The tea of Darjeeling is world famous for a reason but that often masks other offerings of the destination, which are equally astounding. Think momo, served with a fiery chilli sauce and a lukewarm soup containing all the flavors of meat and herbs. The Nepalese Daal Bhaat thali is exquisite. Do order a fiery hot mutton curry to go with it. Buffalo meat also known as buff is used in abundance in the hills. In tune with its British heritage, Darjeeling excels in serving Anglo styled food items.

The curated menu at Glenary’s is a precious signature in India’s culinary heritage. So is the delicious pork platter they serve at the Keventers. On a bright sunny day, you need to occupy a seat atop the rooftop segment of Keventers as Kanchanjangha flashes across the sky and enjoy your hot cup of coffee and breakfast with eggs! Those are the days, I feel I have “arrived”!

Also read: Most famous Unique cabin restaurants in Kolkata

How to avail public transport in Darjeeling

Ola or Uber does not run in Darjeeling unless you are hiring an outstation vehicle. There are shared taxis running in the most common routes. From Bagdogra airport to Darjeeling town. From Darjeeling town to Kalimpong. Grab hold of one of those. Buses are rare. If you are venturing to offbeat routes, you are best off with renting a vehicle. 

For Darjeeling sightseeing, your best bet is to rent a Sumo or a big car and complete the 7 point or 11 point tour. If you are in a large group, it’s great. Otherwise, you can talk to your hotel to arrange for a space in local sightseeing. Even the toy train runs on certain routes as a mode of public transport but I have not taken a local ride on this! So ask your host. 

Shared taxi rates start from INR 400 and go up based on distance and number of passengers.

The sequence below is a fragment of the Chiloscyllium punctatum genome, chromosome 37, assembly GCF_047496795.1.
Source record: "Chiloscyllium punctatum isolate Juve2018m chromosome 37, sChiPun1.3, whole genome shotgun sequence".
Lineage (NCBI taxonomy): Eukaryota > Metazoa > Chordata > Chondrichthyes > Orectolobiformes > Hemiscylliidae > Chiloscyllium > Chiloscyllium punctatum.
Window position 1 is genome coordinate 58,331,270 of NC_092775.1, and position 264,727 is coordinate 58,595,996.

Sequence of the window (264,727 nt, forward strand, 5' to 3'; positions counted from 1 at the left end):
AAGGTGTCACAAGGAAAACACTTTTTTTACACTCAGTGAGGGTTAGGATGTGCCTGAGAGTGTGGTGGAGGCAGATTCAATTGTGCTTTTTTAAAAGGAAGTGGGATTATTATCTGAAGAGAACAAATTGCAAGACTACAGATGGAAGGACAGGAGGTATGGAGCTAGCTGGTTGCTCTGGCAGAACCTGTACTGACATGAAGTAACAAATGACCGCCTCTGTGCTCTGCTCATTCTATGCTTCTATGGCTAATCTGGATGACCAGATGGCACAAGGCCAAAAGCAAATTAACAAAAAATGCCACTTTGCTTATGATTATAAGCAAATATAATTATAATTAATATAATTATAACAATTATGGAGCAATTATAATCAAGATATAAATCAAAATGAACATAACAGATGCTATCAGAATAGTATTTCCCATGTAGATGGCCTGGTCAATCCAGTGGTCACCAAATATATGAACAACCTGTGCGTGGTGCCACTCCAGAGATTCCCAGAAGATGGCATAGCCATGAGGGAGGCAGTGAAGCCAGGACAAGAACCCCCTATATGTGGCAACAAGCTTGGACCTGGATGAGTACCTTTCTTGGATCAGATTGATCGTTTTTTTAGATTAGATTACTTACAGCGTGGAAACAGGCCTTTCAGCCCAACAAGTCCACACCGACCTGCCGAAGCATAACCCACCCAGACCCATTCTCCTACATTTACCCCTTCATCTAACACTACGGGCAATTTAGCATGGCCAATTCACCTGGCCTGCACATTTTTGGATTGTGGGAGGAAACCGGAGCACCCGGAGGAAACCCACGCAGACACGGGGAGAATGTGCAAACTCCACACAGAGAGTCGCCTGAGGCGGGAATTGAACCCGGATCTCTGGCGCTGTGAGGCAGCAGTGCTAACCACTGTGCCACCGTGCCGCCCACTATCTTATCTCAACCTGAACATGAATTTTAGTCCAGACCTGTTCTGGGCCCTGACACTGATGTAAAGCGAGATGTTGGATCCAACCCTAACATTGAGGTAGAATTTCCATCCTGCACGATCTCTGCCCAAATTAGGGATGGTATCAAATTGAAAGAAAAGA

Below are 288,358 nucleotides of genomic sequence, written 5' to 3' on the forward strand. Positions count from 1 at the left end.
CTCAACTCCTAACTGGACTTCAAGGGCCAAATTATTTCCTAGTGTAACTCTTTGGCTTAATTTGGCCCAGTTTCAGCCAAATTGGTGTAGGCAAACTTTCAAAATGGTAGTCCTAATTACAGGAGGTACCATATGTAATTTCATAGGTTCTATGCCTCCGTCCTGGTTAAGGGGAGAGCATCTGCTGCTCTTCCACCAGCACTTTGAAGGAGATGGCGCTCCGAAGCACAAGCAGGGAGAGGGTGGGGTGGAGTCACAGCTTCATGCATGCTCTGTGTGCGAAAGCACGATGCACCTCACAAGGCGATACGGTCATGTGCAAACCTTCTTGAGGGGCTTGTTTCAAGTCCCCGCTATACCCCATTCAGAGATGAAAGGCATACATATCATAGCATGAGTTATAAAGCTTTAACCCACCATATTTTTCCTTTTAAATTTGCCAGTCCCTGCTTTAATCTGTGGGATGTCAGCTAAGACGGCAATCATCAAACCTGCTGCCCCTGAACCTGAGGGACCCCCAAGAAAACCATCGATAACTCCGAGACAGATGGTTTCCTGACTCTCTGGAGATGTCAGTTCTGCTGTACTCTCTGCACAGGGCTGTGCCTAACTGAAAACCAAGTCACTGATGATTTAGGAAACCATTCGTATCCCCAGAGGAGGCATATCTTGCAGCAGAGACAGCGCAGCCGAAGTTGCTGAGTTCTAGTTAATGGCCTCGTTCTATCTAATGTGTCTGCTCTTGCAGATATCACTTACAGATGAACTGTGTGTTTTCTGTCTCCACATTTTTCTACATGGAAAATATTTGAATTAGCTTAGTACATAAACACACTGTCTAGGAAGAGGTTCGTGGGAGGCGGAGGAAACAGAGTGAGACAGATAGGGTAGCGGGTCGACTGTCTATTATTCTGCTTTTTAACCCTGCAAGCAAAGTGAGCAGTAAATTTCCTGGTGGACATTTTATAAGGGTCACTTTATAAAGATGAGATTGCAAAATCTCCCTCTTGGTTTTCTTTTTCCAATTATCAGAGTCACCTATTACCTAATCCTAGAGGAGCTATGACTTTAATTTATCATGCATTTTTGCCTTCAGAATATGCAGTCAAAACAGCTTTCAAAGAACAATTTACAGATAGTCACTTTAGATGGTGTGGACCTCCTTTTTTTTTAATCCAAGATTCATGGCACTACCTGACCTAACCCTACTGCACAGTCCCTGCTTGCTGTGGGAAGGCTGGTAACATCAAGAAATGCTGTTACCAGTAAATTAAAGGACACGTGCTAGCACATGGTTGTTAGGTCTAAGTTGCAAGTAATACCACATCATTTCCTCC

Trivia about Darjeeling Himalayan railway: On the way to the Loreto Convent School housed atop Darjeeling, Mother Teresa received her epiphany, that she was to devote her life for the downtrodden and ill-treated. She was on a train ride on the Darjeeling Himalayan Railway from Calcutta to Darjeeling. Missionaries of Charity has one branch in Darjeeling as well.

How to book the Darjeeling toy train

The Darjeeling Himalayan Railway is also known as Toy train. The narrow gauge railway is more than 100 years old, runs with a heritage steam engine and is a rightful UNESCO world heritage site. 

You need to go with the Indian railway website to book your trip with the Darjeeling toy train. Book your journey as soon as you can since seats often get sold out. 

The standard tourist joyride on Toy Train lasts for two hours. It runs from Darjeeling town to Ghoom station and makes a pit stop at the Batasia loop and returns to Darjeeling again. There are other extended services of toy train that runs from new Jalpaiguri station to Darjeeling but runs on diesel and takes longer time.

Also read: 30+ UNESCO heritage sites in Europe for the cultural traveler

Ethical & alternate travel experiences in Darjeeling

Photo courtesy: Arpita Pramanik (@Iarpita_Traveller)

Find the elusive Red Panda

If millions of tourists put you off, and you want moments of peaceful retreat, Darjeeling has a few decret spots for you. Visit the Padmaja Naidu Zoo, located close to the botanical garden, and happy valley tea estate. This is the only zoo in India where you may be able to catch a glimpse of the elusive Red Panda, endemic to Himalaya! It also houses Tibetan wolves, tigers, snow leopards and other endangered species of Himalaya. Normally I would not recommend zoos in your itinerary because I prefer to see animals in their natural habitat but this one zoo is too precious to pass.